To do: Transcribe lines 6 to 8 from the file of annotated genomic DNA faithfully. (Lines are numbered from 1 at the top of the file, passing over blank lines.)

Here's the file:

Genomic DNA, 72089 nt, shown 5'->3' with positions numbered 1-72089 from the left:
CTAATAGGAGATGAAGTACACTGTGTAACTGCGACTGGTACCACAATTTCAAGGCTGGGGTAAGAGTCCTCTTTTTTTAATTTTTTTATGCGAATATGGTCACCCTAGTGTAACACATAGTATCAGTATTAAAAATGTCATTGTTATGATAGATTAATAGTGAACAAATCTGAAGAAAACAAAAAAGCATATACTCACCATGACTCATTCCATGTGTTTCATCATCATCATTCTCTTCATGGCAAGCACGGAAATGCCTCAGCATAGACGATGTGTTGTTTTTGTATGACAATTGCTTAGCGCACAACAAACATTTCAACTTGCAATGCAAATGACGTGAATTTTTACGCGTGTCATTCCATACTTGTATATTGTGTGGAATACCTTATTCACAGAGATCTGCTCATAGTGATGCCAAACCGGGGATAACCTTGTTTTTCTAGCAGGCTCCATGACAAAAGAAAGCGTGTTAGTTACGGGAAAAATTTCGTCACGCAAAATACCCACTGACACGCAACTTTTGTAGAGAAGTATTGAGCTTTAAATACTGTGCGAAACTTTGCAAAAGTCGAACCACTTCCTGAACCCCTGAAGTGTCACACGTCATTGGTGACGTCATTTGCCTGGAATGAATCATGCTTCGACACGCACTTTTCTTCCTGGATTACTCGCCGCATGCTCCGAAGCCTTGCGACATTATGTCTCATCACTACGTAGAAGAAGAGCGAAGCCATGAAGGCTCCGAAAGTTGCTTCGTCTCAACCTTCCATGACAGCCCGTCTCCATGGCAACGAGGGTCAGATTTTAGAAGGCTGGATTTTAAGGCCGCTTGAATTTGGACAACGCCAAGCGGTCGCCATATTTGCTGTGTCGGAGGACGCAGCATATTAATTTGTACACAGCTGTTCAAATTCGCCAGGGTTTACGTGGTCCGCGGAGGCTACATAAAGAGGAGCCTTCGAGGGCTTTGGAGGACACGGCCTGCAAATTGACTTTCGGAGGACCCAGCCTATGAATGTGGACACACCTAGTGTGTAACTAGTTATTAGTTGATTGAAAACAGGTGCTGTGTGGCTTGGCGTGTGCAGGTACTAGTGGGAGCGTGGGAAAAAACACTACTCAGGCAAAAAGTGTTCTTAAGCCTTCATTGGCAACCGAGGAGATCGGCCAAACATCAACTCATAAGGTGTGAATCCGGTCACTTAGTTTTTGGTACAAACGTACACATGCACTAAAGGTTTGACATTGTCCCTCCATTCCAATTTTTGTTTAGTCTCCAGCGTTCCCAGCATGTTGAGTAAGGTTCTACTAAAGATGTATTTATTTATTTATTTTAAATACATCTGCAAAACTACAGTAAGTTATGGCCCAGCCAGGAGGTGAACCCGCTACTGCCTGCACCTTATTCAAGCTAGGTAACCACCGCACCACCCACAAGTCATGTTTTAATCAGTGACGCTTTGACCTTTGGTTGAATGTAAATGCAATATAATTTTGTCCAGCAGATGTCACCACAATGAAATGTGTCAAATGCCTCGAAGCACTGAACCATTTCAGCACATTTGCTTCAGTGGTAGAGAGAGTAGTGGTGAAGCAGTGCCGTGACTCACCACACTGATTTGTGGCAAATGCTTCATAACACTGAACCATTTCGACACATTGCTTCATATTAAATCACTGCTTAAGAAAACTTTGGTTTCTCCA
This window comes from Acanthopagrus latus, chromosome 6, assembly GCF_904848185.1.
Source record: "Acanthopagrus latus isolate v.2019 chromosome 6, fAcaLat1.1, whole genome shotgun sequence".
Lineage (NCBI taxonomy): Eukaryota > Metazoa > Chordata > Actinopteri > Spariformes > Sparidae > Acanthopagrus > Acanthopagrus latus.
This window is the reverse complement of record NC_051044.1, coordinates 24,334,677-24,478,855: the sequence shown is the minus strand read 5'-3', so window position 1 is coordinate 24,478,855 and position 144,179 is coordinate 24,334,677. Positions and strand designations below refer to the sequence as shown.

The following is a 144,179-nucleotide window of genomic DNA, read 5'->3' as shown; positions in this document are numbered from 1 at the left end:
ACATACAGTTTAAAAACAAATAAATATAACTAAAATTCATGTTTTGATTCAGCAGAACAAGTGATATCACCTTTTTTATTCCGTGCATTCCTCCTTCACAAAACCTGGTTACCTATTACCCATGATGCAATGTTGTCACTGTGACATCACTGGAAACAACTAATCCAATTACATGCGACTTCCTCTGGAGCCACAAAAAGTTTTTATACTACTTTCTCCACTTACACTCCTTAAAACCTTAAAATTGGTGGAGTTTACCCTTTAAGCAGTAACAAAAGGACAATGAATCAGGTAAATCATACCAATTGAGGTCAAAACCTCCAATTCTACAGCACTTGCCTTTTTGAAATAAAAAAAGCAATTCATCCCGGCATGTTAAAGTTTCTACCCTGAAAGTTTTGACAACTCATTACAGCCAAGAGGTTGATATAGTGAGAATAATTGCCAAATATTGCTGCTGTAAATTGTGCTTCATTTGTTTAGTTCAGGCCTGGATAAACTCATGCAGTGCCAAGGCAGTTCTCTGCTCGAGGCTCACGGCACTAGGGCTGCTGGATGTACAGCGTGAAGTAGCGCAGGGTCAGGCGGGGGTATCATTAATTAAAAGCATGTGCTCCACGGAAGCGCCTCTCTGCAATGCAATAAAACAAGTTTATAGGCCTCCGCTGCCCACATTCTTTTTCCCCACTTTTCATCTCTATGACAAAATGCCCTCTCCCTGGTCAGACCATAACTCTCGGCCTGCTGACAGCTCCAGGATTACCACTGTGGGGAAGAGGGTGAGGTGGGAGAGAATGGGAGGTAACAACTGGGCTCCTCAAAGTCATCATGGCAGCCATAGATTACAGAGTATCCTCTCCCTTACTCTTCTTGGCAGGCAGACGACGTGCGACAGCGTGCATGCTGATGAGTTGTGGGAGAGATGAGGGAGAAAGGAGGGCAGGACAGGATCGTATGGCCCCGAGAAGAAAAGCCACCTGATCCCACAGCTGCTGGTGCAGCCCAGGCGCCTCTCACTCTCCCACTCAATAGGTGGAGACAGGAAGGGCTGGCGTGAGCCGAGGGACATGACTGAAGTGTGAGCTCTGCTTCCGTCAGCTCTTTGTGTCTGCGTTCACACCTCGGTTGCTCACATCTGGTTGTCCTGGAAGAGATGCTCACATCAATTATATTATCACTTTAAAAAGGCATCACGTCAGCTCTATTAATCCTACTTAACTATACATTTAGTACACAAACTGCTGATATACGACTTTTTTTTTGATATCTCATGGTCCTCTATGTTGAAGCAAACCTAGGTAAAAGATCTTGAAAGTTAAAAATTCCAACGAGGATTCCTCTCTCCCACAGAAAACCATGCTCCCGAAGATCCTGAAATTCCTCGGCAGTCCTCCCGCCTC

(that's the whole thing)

This window is the reverse complement of record NC_051044.1, coordinates 24,334,677-24,478,855: the sequence shown is the minus strand read 5'-3', so window position 1 is coordinate 24,478,855 and position 144,179 is coordinate 24,334,677. Positions and strand designations below refer to the sequence as shown.

The following is a 144,179-nucleotide window of genomic DNA, read 5'->3' as shown; positions in this document are numbered from 1 at the left end:
ACATACAGTTTAAAAACAAATAAATATAACTAAAATTCATGTTTTGATTCAGCAGAACAAGTGATATCACCTTTTTTATTCCGTGCATTCCTCCTTCACAAAACCTGGTTACCTATTACCCATGATGCAATGTTGTCACTGTGACATCACTGGAAACAACTAATCCAATTACATGCGACTTCCTCTGGAGCCACAAAAAGTTTTTATACTACTTTCTCCACTTACACTCCTTAAAACCTTAAAATTGGTGGAGTTTACCCTTTAAGCAGTAACAAAAGGACAATGAATCAGGTAAATCATACCAATTGAGGTCAAAACCTCCAATTCTACAGCACTTGCCTTTTTGAAATAAAAAAAGCAATTCATCCCGGCATGTTAAAGTTTCTACCCTGAAAGTTTTGACAACTCATTACAGCCAAGAGGTTGATATAGTGAGAATAATTGCCAAATATTGCTGCTGTAAATTGTGCTTCATTTGTTTAGTTCAGGCCTGGATAAACTCATGCAGTGCCAAGGCAGTTCTCTGCTCGAGGCTCACGGCACTAGGGCTGCTGGATGTACAGCGTGAAGTAGCGCAGGGTCAGGCGGGGGTATCATTAATTAAAAGCATGTGCTCCACGGAAGCGCCTCTCTGCAATGCAATAAAACAAGTTTATAGGCCTCCGCTGCCCACATTCTTTTTCCCCACTTTTCATCTCTATGACAAAATGCCCTCTCCCTGGTCAGACCATAACTCTCGGCCTGCTGACAGCTCCAGGATTACCACTGTGGGGAAGAGGGTGAGGTGGGAGAGAATGGGAGGTAACAACTGGGCTCCTCAAAGTCATCATGGCAGCCATAGATTACAGAGTATCCTCTCCCTTACTCTTCTTGGCAGGCAGACGACGTGCGACAGCGTGCATGCTGATGAGTTGTGGGAGAGATGAGGGAGAAAGGAGGGCAGGACAGGATCGTATGGCCCCGAGAAGAAAAGCCACCTGATCCCACAGCTGCTGGTGCAGCCCAGGCGCCTCTCACTCTCCCACTCAATAGGTGGAGACAGGAAGGGCTGGCGTGAGCCGAGGGACATGACTGAAGTGTGAGCTCTGCTTCCGTCAGCTCTTTGTGTCTGCGTTCACACCTCGGTTGCTCACATCTGGTTGTCCTGGAAGAGATGCTCACATCAATTATATTATCACTTTAAAAAGGCATCACGTCAGCTCTATTAATCCTACTTAACTATACATTTAGTACACAAACTGCTGATATACGACTTTTTTTTTGATATCTCATGGTCCTCTATGTTGAAGCAAACCTAGGTAAAAGATCTTGAAAGTTAAAAATTCCAACGAGGATTCCTCTCTCCCACAGAAAACCATGCTCCCGAAGATCCTGAAATTCCTCGGCAGTCCTCCCGCCTC